The writer and BoingBoing editor Cory Doctorow openly mocked Carr’s attitude: “Everyone in journalism-land is looking for a daddy figure who’ll promise them that their audience will go back to paying for their stuff. The reason people have stopped paying for a lot of ‘content’ isn’t just that they can get it for free, though: it’s that they can get lots of competing stuff for free, too.”1 Doctorow had a point. In a worldwide Nielsen survey of consumers in 2009, seventy-nine percent said they’d avoid any website with a paywall, assuming they could find the same content free someplace else.

Whether idealistic notions of the Internet were being violated or not, pragmatists countered that publishers had a perfect right to charge for content and that consumers, regardless of what they might say in surveys, had already proved themselves willing to pay for their digital content.

“Five years ago,” wrote David Carr, “almost no one paid for music online and now, nine billion or so songs sold later, we know that people are willing to pay if the price is right and the convenience is there.”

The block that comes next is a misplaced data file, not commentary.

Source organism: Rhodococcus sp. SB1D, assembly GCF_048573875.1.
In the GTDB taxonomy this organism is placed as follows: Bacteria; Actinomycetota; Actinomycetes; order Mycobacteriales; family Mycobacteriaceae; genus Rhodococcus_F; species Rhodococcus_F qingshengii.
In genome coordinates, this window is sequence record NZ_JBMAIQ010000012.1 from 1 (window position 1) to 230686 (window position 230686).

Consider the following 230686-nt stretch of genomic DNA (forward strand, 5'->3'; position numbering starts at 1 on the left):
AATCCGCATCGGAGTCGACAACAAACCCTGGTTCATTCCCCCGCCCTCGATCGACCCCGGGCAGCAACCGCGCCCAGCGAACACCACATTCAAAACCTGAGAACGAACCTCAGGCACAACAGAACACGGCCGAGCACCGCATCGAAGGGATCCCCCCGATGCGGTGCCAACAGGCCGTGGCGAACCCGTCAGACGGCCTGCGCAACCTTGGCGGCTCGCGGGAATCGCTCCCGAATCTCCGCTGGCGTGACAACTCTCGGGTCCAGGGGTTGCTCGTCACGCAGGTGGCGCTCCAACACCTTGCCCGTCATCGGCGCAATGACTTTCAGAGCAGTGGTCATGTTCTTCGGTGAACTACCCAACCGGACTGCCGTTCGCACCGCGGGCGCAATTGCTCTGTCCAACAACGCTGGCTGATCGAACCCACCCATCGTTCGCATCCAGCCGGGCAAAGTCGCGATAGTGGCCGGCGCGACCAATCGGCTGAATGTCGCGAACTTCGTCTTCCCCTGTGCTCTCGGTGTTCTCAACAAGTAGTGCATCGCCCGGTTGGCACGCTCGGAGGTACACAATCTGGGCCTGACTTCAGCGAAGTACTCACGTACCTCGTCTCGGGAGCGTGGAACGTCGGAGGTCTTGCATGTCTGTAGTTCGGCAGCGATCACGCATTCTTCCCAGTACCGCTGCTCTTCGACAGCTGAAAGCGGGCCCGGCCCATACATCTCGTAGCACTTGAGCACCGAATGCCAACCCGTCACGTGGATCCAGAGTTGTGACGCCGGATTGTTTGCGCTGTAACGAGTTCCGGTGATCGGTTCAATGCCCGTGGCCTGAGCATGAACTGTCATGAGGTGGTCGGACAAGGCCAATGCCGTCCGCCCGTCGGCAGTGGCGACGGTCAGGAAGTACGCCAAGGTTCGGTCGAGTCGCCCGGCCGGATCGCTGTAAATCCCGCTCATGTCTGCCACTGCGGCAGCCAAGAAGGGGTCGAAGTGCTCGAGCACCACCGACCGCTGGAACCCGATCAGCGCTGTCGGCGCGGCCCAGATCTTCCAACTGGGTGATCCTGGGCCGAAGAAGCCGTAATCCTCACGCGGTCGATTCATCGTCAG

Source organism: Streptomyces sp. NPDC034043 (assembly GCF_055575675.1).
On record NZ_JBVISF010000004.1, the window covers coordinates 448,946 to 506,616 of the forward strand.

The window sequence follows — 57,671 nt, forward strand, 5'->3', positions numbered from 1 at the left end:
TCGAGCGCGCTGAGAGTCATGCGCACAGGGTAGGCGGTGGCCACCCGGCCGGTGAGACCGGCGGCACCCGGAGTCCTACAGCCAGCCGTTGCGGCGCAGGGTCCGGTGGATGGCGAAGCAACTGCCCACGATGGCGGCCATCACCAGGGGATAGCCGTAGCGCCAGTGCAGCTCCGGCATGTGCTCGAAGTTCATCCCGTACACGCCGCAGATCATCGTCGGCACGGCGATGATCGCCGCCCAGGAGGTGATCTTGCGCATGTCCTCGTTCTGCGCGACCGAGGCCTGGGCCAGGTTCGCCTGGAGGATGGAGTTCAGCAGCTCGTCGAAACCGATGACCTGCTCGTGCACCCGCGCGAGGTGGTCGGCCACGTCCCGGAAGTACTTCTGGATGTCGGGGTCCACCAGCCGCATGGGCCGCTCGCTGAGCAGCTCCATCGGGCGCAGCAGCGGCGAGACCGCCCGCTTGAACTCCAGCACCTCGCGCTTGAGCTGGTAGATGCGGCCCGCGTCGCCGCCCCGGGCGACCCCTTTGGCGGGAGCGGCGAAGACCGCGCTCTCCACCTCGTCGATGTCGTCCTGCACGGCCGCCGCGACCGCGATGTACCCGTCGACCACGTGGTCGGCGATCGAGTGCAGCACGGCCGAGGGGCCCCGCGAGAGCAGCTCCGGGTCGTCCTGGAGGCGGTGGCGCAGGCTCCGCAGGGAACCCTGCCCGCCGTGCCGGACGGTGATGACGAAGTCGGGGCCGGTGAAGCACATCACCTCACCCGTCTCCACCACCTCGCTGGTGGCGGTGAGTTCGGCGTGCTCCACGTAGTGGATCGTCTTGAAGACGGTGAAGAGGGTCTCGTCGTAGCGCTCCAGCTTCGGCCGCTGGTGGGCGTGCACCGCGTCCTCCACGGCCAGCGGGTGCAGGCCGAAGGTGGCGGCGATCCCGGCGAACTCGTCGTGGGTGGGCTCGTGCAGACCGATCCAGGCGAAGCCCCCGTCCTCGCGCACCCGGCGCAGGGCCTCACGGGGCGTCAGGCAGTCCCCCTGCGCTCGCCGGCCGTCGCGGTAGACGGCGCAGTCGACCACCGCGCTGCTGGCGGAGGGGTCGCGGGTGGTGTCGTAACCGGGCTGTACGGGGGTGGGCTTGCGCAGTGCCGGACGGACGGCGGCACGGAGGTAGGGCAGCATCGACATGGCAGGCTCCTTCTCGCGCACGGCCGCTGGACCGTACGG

But even if newspaper and magazine publishers could cajole their readers to pay for iPad subscriptions or submit to paywall fees, would the resulting model be sustainable? Not according to Australian media commentator Eric Beecher: “Like almost everyone else who works in the journalism industry, I desperately hope the iPad and similar devices will save newspapers from economic irrelevance.” Upon studying the numbers, Beecher found minimal savings in eliminating printing and delivery costs, little to no profitability in low-cost digital subscriptions, and only modest increases in advertising revenues. “None of which,” he concluded, “is to refute the idea that the iPad is a wonderful device that will bring joy and utility to millions of people. It just won’t—and can’t—save the economic fate of journalism.”